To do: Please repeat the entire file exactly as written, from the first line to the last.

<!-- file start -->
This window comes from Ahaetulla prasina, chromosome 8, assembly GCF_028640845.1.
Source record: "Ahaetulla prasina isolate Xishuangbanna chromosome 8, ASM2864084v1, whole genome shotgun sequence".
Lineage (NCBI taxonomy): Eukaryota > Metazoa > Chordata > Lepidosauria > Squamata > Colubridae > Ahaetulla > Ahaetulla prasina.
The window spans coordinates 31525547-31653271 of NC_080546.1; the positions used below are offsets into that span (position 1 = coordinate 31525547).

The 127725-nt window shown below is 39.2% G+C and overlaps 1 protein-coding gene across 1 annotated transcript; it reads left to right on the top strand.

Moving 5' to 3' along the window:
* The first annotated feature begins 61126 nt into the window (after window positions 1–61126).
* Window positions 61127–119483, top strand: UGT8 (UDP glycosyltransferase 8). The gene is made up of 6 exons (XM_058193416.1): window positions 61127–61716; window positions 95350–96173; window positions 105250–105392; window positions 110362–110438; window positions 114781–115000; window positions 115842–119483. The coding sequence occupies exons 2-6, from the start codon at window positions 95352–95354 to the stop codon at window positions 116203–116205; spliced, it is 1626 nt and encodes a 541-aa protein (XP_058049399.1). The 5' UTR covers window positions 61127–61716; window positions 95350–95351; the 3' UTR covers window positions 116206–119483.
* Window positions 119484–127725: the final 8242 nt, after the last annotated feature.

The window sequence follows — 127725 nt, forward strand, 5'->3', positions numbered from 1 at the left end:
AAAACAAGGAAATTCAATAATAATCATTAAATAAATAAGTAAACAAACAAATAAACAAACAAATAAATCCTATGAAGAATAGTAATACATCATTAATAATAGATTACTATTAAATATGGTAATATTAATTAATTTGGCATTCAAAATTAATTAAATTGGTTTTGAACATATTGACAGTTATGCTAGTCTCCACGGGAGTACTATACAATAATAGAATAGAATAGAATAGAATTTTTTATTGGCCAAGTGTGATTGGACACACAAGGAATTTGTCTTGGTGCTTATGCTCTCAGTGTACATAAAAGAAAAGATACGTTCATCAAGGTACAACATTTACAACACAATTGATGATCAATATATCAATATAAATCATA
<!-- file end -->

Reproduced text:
This window comes from Ahaetulla prasina, chromosome 8, assembly GCF_028640845.1.
Source record: "Ahaetulla prasina isolate Xishuangbanna chromosome 8, ASM2864084v1, whole genome shotgun sequence".
Lineage (NCBI taxonomy): Eukaryota > Metazoa > Chordata > Lepidosauria > Squamata > Colubridae > Ahaetulla > Ahaetulla prasina.
The window spans coordinates 31525547-31653271 of NC_080546.1; the positions used below are offsets into that span (position 1 = coordinate 31525547).

The 127725-nt window shown below is 39.2% G+C and overlaps 1 protein-coding gene across 1 annotated transcript; it reads left to right on the top strand.

Moving 5' to 3' along the window:
* The first annotated feature begins 61126 nt into the window (after window positions 1–61126).
* Window positions 61127–119483, top strand: UGT8 (UDP glycosyltransferase 8). The gene is made up of 6 exons (XM_058193416.1): window positions 61127–61716; window positions 95350–96173; window positions 105250–105392; window positions 110362–110438; window positions 114781–115000; window positions 115842–119483. The coding sequence occupies exons 2-6, from the start codon at window positions 95352–95354 to the stop codon at window positions 116203–116205; spliced, it is 1626 nt and encodes a 541-aa protein (XP_058049399.1). The 5' UTR covers window positions 61127–61716; window positions 95350–95351; the 3' UTR covers window positions 116206–119483.
* Window positions 119484–127725: the final 8242 nt, after the last annotated feature.

The window sequence follows — 127725 nt, forward strand, 5'->3', positions numbered from 1 at the left end:
AAAACAAGGAAATTCAATAATAATCATTAAATAAATAAGTAAACAAACAAATAAACAAACAAATAAATCCTATGAAGAATAGTAATACATCATTAATAATAGATTACTATTAAATATGGTAATATTAATTAATTTGGCATTCAAAATTAATTAAATTGGTTTTGAACATATTGACAGTTATGCTAGTCTCCACGGGAGTACTATACAATAATAGAATAGAATAGAATAGAATTTTTTATTGGCCAAGTGTGATTGGACACACAAGGAATTTGTCTTGGTGCTTATGCTCTCAGTGTACATAAAAGAAAAGATACGTTCATCAAGGTACAACATTTACAACACAATTGATGATCAATATATCAATATAAATCATA